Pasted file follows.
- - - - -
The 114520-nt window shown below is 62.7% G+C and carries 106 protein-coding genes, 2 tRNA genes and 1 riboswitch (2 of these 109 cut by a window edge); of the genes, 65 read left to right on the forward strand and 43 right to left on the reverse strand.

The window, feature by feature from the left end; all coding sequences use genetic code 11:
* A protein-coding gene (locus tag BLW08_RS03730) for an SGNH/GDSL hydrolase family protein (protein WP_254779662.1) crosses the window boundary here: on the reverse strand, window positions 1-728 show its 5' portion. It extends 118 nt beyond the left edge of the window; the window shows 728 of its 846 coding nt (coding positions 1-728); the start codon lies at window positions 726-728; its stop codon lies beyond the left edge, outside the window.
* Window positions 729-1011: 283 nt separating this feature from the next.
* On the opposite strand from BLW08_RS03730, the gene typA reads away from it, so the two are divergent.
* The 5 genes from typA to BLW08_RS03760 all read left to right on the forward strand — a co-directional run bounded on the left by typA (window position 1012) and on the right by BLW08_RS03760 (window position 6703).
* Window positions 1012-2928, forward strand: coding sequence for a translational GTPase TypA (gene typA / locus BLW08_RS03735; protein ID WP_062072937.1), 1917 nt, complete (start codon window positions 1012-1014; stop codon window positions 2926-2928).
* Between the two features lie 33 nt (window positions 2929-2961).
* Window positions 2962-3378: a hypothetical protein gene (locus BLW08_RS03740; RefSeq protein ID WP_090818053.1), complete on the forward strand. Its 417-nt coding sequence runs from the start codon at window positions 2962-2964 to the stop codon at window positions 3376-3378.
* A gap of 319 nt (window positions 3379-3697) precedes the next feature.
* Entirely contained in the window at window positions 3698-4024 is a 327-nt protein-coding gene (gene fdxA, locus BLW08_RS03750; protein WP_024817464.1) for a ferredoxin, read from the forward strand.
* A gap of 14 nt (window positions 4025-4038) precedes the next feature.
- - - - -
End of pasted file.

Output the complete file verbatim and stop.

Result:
The 114520-nt window shown below is 62.7% G+C and carries 106 protein-coding genes, 2 tRNA genes and 1 riboswitch (2 of these 109 cut by a window edge); of the genes, 65 read left to right on the forward strand and 43 right to left on the reverse strand.

The window, feature by feature from the left end; all coding sequences use genetic code 11:
* A protein-coding gene (locus tag BLW08_RS03730) for an SGNH/GDSL hydrolase family protein (protein WP_254779662.1) crosses the window boundary here: on the reverse strand, window positions 1-728 show its 5' portion. It extends 118 nt beyond the left edge of the window; the window shows 728 of its 846 coding nt (coding positions 1-728); the start codon lies at window positions 726-728; its stop codon lies beyond the left edge, outside the window.
* Window positions 729-1011: 283 nt separating this feature from the next.
* On the opposite strand from BLW08_RS03730, the gene typA reads away from it, so the two are divergent.
* The 5 genes from typA to BLW08_RS03760 all read left to right on the forward strand — a co-directional run bounded on the left by typA (window position 1012) and on the right by BLW08_RS03760 (window position 6703).
* Window positions 1012-2928, forward strand: coding sequence for a translational GTPase TypA (gene typA / locus BLW08_RS03735; protein ID WP_062072937.1), 1917 nt, complete (start codon window positions 1012-1014; stop codon window positions 2926-2928).
* Between the two features lie 33 nt (window positions 2929-2961).
* Window positions 2962-3378: a hypothetical protein gene (locus BLW08_RS03740; RefSeq protein ID WP_090818053.1), complete on the forward strand. Its 417-nt coding sequence runs from the start codon at window positions 2962-2964 to the stop codon at window positions 3376-3378.
* A gap of 319 nt (window positions 3379-3697) precedes the next feature.
* Entirely contained in the window at window positions 3698-4024 is a 327-nt protein-coding gene (gene fdxA, locus BLW08_RS03750; protein WP_024817464.1) for a ferredoxin, read from the forward strand.
* A gap of 14 nt (window positions 4025-4038) precedes the next feature.